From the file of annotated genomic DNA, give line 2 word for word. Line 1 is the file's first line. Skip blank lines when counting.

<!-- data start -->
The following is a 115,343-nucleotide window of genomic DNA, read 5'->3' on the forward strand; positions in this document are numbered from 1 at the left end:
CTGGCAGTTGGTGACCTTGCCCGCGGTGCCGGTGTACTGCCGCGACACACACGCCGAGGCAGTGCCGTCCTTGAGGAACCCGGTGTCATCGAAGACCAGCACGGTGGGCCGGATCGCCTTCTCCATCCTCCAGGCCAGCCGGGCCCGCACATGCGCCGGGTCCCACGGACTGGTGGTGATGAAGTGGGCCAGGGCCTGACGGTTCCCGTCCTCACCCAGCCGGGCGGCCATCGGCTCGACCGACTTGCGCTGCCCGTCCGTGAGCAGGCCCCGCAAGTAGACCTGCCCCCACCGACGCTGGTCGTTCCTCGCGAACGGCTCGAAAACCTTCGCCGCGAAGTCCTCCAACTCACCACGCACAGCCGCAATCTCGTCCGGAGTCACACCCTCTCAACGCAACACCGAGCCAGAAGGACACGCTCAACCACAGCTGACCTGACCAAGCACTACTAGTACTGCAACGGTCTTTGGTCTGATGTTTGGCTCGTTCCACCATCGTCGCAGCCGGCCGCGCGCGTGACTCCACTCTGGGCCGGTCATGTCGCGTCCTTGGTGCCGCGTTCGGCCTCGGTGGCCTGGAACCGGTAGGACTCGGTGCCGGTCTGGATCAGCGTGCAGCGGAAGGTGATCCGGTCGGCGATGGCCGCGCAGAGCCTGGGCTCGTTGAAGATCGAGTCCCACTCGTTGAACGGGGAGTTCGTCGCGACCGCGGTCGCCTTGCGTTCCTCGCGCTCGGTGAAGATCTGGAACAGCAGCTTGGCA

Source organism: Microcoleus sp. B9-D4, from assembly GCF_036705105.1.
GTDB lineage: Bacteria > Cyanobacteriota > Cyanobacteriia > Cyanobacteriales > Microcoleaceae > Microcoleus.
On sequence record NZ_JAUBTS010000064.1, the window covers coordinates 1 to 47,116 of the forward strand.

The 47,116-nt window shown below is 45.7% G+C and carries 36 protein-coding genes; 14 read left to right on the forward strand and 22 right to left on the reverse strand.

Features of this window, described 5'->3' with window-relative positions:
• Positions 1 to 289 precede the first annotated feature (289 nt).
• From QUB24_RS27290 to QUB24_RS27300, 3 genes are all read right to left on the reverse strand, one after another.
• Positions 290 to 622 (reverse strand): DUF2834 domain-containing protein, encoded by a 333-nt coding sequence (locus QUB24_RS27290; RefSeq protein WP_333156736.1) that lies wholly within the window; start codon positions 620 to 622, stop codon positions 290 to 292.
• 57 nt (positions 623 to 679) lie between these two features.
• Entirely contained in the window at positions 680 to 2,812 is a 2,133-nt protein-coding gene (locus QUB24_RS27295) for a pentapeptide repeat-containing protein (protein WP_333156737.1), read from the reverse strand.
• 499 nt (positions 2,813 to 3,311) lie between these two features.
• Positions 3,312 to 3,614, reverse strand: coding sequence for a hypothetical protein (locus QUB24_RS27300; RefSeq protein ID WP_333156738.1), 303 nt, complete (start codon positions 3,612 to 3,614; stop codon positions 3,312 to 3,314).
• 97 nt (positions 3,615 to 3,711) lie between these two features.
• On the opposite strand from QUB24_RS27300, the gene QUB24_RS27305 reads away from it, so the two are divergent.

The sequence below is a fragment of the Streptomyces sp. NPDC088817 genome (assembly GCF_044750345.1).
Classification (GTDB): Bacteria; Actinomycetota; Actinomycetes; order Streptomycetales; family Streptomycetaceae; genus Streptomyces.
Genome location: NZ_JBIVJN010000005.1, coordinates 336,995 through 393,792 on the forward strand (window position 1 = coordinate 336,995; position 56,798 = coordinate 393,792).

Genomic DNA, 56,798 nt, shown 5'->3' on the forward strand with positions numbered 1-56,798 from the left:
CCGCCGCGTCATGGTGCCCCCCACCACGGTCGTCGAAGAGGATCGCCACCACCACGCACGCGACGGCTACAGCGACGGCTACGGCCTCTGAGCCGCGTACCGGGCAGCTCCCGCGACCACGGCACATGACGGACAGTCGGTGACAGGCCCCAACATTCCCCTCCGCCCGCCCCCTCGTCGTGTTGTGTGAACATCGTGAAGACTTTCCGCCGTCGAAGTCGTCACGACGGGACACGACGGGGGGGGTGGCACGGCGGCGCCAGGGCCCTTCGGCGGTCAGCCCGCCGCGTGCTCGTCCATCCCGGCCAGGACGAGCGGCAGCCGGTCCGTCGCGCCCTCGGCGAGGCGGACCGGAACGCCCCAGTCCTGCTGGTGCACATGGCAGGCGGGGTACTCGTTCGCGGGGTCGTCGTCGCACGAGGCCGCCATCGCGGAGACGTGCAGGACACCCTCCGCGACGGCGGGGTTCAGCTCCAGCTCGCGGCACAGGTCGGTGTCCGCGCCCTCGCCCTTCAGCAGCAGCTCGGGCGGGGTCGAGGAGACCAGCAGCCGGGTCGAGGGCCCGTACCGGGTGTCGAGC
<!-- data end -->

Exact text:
CTGGCAGTTGGTGACCTTGCCCGCGGTGCCGGTGTACTGCCGCGACACACACGCCGAGGCAGTGCCGTCCTTGAGGAACCCGGTGTCATCGAAGACCAGCACGGTGGGCCGGATCGCCTTCTCCATCCTCCAGGCCAGCCGGGCCCGCACATGCGCCGGGTCCCACGGACTGGTGGTGATGAAGTGGGCCAGGGCCTGACGGTTCCCGTCCTCACCCAGCCGGGCGGCCATCGGCTCGACCGACTTGCGCTGCCCGTCCGTGAGCAGGCCCCGCAAGTAGACCTGCCCCCACCGACGCTGGTCGTTCCTCGCGAACGGCTCGAAAACCTTCGCCGCGAAGTCCTCCAACTCACCACGCACAGCCGCAATCTCGTCCGGAGTCACACCCTCTCAACGCAACACCGAGCCAGAAGGACACGCTCAACCACAGCTGACCTGACCAAGCACTACTAGTACTGCAACGGTCTTTGGTCTGATGTTTGGCTCGTTCCACCATCGTCGCAGCCGGCCGCGCGCGTGACTCCACTCTGGGCCGGTCATGTCGCGTCCTTGGTGCCGCGTTCGGCCTCGGTGGCCTGGAACCGGTAGGACTCGGTGCCGGTCTGGATCAGCGTGCAGCGGAAGGTGATCCGGTCGGCGATGGCCGCGCAGAGCCTGGGCTCGTTGAAGATCGAGTCCCACTCGTTGAACGGGGAGTTCGTCGCGACCGCGGTCGCCTTGCGTTCCTCGCGCTCGGTGAAGATCTGGAACAGCAGCTTGGCA